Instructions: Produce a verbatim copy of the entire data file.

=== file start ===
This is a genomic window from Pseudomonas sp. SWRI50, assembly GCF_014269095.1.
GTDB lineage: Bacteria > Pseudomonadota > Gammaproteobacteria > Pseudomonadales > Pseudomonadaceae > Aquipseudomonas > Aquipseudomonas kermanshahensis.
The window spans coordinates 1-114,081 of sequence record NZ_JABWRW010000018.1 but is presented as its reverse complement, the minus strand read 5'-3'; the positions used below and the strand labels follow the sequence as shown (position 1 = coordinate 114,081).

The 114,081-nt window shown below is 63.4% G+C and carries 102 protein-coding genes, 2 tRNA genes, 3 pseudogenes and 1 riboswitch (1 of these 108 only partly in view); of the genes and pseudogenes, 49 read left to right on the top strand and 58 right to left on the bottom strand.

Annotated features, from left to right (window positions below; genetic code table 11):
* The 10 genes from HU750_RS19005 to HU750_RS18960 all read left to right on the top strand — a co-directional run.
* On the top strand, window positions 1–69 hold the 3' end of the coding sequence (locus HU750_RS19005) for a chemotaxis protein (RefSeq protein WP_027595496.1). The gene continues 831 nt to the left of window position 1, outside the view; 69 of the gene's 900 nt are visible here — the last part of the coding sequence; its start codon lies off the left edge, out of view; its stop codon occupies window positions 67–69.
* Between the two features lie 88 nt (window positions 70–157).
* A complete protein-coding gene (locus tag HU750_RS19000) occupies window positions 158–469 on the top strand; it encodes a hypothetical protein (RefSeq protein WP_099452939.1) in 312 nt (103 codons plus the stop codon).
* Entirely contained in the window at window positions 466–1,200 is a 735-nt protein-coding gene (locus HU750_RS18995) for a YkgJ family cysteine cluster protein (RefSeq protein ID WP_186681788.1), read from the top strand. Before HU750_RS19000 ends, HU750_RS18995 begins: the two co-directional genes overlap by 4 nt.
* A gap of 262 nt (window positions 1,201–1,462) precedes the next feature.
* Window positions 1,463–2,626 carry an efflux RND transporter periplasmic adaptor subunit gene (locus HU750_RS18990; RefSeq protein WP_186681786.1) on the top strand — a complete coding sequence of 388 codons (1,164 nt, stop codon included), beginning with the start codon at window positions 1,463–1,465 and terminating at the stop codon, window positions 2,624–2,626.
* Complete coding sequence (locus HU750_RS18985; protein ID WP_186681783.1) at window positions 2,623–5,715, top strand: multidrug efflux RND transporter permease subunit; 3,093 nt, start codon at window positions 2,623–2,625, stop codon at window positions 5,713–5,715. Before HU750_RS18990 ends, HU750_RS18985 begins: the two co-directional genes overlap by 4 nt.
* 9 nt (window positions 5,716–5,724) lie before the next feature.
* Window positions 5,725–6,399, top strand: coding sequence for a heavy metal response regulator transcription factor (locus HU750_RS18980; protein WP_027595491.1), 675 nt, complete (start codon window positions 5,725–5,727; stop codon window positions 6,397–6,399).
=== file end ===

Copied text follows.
This is a genomic window from Pseudomonas sp. SWRI50, assembly GCF_014269095.1.
GTDB lineage: Bacteria > Pseudomonadota > Gammaproteobacteria > Pseudomonadales > Pseudomonadaceae > Aquipseudomonas > Aquipseudomonas kermanshahensis.
The window spans coordinates 1-114,081 of sequence record NZ_JABWRW010000018.1 but is presented as its reverse complement, the minus strand read 5'-3'; the positions used below and the strand labels follow the sequence as shown (position 1 = coordinate 114,081).

The 114,081-nt window shown below is 63.4% G+C and carries 102 protein-coding genes, 2 tRNA genes, 3 pseudogenes and 1 riboswitch (1 of these 108 only partly in view); of the genes and pseudogenes, 49 read left to right on the top strand and 58 right to left on the bottom strand.

Annotated features, from left to right (window positions below; genetic code table 11):
* The 10 genes from HU750_RS19005 to HU750_RS18960 all read left to right on the top strand — a co-directional run.
* On the top strand, window positions 1–69 hold the 3' end of the coding sequence (locus HU750_RS19005) for a chemotaxis protein (RefSeq protein WP_027595496.1). The gene continues 831 nt to the left of window position 1, outside the view; 69 of the gene's 900 nt are visible here — the last part of the coding sequence; its start codon lies off the left edge, out of view; its stop codon occupies window positions 67–69.
* Between the two features lie 88 nt (window positions 70–157).
* A complete protein-coding gene (locus tag HU750_RS19000) occupies window positions 158–469 on the top strand; it encodes a hypothetical protein (RefSeq protein WP_099452939.1) in 312 nt (103 codons plus the stop codon).
* Entirely contained in the window at window positions 466–1,200 is a 735-nt protein-coding gene (locus HU750_RS18995) for a YkgJ family cysteine cluster protein (RefSeq protein ID WP_186681788.1), read from the top strand. Before HU750_RS19000 ends, HU750_RS18995 begins: the two co-directional genes overlap by 4 nt.
* A gap of 262 nt (window positions 1,201–1,462) precedes the next feature.
* Window positions 1,463–2,626 carry an efflux RND transporter periplasmic adaptor subunit gene (locus HU750_RS18990; RefSeq protein WP_186681786.1) on the top strand — a complete coding sequence of 388 codons (1,164 nt, stop codon included), beginning with the start codon at window positions 1,463–1,465 and terminating at the stop codon, window positions 2,624–2,626.
* Complete coding sequence (locus HU750_RS18985; protein ID WP_186681783.1) at window positions 2,623–5,715, top strand: multidrug efflux RND transporter permease subunit; 3,093 nt, start codon at window positions 2,623–2,625, stop codon at window positions 5,713–5,715. Before HU750_RS18990 ends, HU750_RS18985 begins: the two co-directional genes overlap by 4 nt.
* 9 nt (window positions 5,716–5,724) lie before the next feature.
* Window positions 5,725–6,399, top strand: coding sequence for a heavy metal response regulator transcription factor (locus HU750_RS18980; protein WP_027595491.1), 675 nt, complete (start codon window positions 5,725–5,727; stop codon window positions 6,397–6,399).